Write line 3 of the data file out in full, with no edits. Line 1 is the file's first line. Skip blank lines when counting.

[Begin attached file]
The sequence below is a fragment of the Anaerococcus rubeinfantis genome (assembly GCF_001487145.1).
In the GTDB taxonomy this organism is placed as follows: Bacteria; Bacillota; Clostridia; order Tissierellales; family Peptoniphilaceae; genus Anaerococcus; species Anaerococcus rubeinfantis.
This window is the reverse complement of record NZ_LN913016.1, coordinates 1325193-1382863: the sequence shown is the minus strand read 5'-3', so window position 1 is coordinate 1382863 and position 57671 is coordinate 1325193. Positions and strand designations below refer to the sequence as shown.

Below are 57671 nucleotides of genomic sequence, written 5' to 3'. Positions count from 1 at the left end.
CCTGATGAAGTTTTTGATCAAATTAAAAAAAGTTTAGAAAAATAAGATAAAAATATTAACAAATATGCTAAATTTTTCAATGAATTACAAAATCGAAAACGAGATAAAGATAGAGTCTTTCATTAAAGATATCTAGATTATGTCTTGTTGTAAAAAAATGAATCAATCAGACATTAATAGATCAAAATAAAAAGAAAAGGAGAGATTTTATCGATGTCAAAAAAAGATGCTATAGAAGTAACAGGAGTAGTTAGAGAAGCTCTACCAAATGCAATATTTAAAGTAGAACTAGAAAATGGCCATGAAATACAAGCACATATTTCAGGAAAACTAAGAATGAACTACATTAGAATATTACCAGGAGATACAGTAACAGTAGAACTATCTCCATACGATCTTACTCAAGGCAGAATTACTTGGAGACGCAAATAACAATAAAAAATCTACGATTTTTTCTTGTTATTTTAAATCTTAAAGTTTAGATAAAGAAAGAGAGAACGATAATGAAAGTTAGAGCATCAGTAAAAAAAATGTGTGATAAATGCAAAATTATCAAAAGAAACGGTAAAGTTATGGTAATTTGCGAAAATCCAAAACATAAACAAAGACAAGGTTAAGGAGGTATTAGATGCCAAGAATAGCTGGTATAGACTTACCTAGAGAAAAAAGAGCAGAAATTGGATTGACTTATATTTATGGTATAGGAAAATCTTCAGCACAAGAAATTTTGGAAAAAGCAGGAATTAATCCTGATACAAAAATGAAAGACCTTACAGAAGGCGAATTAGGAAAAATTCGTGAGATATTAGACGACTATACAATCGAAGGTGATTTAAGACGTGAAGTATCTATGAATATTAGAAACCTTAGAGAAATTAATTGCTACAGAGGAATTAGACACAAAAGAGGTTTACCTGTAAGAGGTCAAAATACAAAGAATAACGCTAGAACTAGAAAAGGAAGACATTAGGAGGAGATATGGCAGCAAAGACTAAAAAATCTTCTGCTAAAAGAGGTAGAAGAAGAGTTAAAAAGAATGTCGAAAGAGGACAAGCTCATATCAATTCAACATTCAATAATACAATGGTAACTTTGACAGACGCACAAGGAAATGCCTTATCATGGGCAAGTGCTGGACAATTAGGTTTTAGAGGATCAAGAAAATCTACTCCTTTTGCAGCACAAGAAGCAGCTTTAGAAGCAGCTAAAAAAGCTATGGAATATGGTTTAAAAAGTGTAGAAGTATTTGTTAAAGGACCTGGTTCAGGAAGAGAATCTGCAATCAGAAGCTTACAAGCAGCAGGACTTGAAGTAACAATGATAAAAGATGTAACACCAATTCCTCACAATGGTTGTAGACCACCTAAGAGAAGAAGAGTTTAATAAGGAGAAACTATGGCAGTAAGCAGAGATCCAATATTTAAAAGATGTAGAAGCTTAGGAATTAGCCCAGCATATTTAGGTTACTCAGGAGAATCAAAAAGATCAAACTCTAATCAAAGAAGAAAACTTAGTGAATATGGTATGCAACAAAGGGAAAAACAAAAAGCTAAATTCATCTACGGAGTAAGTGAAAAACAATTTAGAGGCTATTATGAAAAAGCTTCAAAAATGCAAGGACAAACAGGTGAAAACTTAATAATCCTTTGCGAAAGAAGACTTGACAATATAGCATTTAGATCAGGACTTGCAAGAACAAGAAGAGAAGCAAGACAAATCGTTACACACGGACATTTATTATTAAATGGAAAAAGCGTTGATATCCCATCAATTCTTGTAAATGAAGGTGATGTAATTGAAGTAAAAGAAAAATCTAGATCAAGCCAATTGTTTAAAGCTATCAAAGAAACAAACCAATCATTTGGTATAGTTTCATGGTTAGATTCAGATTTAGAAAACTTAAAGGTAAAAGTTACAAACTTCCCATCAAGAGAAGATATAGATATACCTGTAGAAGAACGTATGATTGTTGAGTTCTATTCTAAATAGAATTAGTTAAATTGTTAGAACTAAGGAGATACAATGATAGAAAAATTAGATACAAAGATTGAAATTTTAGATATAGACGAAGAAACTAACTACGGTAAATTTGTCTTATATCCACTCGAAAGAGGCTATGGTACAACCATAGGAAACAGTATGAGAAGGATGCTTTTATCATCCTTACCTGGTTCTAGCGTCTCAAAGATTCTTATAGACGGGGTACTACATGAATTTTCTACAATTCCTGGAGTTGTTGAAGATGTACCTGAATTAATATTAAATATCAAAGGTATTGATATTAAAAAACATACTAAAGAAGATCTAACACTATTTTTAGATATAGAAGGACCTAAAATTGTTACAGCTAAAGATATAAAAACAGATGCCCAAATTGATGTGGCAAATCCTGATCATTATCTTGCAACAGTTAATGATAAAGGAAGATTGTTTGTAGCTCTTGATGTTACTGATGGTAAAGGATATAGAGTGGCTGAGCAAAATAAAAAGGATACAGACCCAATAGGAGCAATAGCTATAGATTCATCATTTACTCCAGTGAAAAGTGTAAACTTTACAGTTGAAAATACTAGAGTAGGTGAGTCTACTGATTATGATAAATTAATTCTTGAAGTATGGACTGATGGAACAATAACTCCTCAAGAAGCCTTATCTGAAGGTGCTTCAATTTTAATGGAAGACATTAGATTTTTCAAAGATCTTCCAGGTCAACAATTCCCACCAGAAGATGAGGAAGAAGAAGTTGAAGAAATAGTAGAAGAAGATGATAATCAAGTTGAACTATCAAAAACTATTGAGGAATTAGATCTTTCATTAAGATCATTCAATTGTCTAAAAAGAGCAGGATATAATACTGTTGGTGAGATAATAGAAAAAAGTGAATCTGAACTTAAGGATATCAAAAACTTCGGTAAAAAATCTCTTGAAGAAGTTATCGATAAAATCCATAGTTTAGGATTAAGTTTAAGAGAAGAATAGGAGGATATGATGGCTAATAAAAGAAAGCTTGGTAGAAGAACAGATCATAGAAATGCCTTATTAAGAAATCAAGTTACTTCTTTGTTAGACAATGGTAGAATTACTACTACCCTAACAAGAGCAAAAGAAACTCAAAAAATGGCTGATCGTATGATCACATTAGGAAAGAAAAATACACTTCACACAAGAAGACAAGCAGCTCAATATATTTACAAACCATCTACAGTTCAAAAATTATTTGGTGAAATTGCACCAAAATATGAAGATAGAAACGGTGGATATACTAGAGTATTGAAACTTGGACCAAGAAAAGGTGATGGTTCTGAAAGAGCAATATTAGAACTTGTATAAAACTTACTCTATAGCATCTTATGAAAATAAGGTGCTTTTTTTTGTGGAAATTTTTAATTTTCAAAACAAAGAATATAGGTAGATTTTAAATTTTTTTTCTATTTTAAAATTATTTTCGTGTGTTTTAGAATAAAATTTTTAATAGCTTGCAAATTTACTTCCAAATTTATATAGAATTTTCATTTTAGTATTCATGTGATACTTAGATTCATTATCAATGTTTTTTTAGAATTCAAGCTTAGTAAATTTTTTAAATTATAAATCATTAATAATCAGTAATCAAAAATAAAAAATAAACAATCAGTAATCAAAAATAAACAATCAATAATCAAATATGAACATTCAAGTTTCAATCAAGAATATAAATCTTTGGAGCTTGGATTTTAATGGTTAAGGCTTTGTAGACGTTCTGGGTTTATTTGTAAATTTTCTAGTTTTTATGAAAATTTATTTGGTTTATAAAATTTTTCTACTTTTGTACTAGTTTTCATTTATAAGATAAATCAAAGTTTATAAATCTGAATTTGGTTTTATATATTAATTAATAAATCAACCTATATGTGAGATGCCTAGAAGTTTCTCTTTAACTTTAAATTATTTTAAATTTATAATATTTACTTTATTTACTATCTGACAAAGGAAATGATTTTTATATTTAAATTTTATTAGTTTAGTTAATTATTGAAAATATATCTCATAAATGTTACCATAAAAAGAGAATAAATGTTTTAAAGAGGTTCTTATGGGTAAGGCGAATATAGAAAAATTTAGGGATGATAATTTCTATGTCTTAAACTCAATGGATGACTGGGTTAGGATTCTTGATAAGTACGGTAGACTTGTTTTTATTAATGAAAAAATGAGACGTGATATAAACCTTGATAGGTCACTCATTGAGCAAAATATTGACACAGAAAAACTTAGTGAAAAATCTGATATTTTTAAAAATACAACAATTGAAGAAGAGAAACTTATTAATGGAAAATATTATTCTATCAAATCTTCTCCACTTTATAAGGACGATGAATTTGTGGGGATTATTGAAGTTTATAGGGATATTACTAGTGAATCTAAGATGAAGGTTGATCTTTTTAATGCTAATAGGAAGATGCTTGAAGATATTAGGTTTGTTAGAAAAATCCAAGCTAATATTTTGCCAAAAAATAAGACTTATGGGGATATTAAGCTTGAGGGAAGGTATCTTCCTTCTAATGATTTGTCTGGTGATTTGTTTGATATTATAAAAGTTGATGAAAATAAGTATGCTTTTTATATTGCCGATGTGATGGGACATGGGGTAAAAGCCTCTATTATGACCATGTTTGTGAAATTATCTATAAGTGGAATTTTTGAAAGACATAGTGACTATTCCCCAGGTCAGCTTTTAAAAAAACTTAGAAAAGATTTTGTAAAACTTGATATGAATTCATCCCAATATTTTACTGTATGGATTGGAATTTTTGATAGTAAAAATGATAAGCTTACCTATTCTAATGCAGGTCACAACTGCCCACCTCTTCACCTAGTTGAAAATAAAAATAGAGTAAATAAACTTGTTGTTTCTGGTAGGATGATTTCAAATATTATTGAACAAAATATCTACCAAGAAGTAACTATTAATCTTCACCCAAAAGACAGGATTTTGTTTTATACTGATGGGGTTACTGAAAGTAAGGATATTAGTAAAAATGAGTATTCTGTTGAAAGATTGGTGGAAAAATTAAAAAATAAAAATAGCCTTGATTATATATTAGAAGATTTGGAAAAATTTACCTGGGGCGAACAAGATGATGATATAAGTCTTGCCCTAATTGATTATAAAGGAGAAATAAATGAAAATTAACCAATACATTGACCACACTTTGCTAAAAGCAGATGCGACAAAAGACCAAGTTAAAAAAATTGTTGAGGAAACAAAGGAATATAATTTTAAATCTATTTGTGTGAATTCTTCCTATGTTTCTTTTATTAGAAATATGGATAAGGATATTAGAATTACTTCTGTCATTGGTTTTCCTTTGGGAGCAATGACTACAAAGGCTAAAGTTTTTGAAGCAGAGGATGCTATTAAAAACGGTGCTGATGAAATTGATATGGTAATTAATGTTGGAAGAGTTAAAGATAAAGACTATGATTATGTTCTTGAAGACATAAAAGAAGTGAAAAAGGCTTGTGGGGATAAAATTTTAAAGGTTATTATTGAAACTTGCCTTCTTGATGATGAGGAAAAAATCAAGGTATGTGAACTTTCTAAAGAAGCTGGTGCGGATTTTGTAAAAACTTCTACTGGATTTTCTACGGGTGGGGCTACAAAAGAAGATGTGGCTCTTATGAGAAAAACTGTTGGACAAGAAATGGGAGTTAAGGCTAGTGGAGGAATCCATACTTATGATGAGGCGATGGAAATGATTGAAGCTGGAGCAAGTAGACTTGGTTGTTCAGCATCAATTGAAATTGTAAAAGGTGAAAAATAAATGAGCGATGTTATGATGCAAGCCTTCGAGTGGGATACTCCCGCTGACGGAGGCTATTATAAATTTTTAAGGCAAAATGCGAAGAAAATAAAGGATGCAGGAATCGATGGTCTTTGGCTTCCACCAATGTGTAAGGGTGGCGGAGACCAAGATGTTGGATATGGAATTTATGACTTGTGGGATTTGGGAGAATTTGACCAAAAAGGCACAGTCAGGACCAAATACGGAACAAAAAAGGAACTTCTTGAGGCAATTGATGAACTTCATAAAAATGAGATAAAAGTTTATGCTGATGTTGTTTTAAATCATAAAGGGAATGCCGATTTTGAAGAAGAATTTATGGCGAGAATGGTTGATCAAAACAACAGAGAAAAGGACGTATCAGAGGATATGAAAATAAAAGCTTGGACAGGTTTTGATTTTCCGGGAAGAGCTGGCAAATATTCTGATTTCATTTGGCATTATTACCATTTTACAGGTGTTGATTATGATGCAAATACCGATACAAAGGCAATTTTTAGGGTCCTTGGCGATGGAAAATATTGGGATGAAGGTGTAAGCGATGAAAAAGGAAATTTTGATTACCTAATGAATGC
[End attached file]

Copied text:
This window is the reverse complement of record NZ_LN913016.1, coordinates 1325193-1382863: the sequence shown is the minus strand read 5'-3', so window position 1 is coordinate 1382863 and position 57671 is coordinate 1325193. Positions and strand designations below refer to the sequence as shown.